Universal // 2010 // 969 Minutes // Not Rated
Reviewed by Judge Gordon Sullivan // August 25th, 2010
"They didn't break me. I am broken." -- Dr. Gregory House
This review is going to contain spoilers for Season Four and Season Five, so if you haven't caught up yet, this is not the review for you.
I have to admit that I wasn't that broken up about Amber's death at the end of Season Four. Sure I felt some for Wilson, but I wasn't a huge fan of Amber's character and the writers' strike necessitated a little more rushing on the storyline than I would have preferred. Still, when the finale of Season Five revealed that House's night with Cuddy was an hallucination caused by Vicodin, I was floored. I felt sucker punched and emotionally gob-smacked. How though, I wondered, could they come back from that? House without Vicodin doesn't seem like House at all, and his problems have obviously come to a roiling enough boil that the status quo could not be maintained. Still, I believed and my faith in the writers was rewarded with a season that stays true to the characters, maintains dramatic interest, and isn't afraid to play with the House formula.
When we last left House, he was headed to a psych ward to get off the Vicodin. This seasons finds him dealing with life drug free as major changes shake up his colleagues. All twenty-two episodes of House, M.D.: Season Six are spread across five discs:
* "Epic Fail"
* "The Tyrant"
* "Instant Karma"
* "Brave Heart"
* "Known Unknown"
* "Ignorance is Bliss"
* "The Down Low"
* "Moving the Chains"
* "Private Lives"
* "Black Hole"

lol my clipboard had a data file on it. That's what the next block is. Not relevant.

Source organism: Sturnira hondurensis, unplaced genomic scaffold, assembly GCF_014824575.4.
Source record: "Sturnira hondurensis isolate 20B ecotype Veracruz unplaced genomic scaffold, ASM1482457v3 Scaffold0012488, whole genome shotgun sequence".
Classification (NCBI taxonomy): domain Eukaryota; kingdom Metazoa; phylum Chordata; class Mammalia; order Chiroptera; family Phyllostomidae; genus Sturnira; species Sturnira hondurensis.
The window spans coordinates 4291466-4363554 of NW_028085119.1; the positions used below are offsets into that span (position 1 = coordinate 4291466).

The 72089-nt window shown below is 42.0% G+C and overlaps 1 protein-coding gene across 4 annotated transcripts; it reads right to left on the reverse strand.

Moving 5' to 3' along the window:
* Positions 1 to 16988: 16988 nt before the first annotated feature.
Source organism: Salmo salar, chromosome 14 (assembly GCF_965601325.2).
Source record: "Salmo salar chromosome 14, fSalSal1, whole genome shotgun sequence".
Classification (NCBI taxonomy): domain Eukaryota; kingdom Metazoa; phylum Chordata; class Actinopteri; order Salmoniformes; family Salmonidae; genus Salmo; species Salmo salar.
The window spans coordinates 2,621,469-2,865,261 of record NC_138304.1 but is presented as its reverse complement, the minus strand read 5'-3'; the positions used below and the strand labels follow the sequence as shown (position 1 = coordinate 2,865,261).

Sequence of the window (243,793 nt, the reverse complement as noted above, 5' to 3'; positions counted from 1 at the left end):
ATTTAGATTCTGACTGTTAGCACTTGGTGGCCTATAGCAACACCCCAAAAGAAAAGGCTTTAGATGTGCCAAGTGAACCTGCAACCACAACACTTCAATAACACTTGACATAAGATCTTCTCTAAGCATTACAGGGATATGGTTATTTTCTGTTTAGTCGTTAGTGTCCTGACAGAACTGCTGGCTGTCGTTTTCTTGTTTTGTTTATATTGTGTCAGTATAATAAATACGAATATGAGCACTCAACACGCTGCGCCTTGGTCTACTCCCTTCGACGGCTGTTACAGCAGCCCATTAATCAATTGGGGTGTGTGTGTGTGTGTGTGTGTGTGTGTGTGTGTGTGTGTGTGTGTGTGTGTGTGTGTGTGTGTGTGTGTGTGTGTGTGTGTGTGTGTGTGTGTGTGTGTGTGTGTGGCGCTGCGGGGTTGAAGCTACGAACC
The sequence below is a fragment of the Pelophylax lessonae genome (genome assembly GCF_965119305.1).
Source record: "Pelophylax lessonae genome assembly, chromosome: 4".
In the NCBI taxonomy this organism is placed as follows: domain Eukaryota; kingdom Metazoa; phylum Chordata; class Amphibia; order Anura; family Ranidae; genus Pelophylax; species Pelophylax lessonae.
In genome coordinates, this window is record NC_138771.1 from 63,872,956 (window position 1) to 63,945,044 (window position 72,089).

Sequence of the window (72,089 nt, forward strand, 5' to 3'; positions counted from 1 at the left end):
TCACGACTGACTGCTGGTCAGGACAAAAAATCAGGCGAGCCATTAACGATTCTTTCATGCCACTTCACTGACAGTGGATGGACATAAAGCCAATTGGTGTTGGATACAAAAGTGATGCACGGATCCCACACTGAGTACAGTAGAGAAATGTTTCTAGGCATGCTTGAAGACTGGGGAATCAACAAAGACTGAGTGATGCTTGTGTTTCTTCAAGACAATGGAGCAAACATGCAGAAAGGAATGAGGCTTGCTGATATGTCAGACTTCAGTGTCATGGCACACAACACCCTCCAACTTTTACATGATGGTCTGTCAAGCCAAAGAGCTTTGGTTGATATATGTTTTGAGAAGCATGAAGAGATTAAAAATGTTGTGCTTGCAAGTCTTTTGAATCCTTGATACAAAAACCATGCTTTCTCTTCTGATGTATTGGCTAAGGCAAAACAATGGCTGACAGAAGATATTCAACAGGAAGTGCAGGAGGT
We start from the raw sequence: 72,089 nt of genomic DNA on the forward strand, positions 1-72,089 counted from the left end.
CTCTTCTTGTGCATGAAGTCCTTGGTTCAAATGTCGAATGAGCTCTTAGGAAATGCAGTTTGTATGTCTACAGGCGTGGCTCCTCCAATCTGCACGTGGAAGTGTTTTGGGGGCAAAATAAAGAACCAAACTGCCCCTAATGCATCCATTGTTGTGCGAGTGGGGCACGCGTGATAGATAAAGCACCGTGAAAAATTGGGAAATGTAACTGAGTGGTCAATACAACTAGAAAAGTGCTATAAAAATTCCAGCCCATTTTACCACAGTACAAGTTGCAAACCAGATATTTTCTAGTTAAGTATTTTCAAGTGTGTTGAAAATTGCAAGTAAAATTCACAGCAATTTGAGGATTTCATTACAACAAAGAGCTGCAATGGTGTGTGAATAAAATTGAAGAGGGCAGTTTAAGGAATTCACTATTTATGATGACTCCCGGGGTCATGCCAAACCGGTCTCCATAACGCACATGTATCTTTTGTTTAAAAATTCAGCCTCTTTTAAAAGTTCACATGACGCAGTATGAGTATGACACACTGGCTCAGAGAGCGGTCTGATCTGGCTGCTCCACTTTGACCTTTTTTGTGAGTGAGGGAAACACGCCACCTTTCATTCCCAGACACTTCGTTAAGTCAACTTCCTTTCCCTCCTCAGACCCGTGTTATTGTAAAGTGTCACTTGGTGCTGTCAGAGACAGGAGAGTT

* "Knight Fall"
* "Open and Shut"
* "The Choice"
* "Help Me"
Too often, movies portray drugs as evil substances, and when otherwise whole, healthy, sane people take them, those people are turned into broken, unstable messes. While that may be true for some people, research suggests that more often than not the people who are broken on drugs were broken before they started using drugs. So, kudos to the writing staff of House for recognizing that fact. In the first moments of the double-length opener for this season we see House detox, but once the shakes are gone, the show (and House's doctors) rightfully focus on what's really wrong with Greg, and it's not Vicodin. This first episode ("Broken") plays out like a movie, and resets the character for the season to come. Instead of popping Vicodin and solving cases, House now has to deal with his trust issues, loneliness, and the general unfairness of the world -- and staying off the Vicodin. The House that emerges after this episode is a slightly tamer, more human beast, and more easily identified with as a result. However, because House is trying to change himself, there are fewer opportunities for the House of old, the vicious curmudgeon, to emerge. Instead, the writers have offered viewers a number of other consolations.
First, there's the "Will he or won't he get back on drugs?" storyline that pops up throughout the season. This could easily have been a crutch for the writers to build tension, but instead it only comes up occasionally, at appropriate moments in the season. More generally, House has an arc where he must find a way to fit himself back into Princeton-Plainsboro. Although he's a changed man, sparks still fly when he's challenged.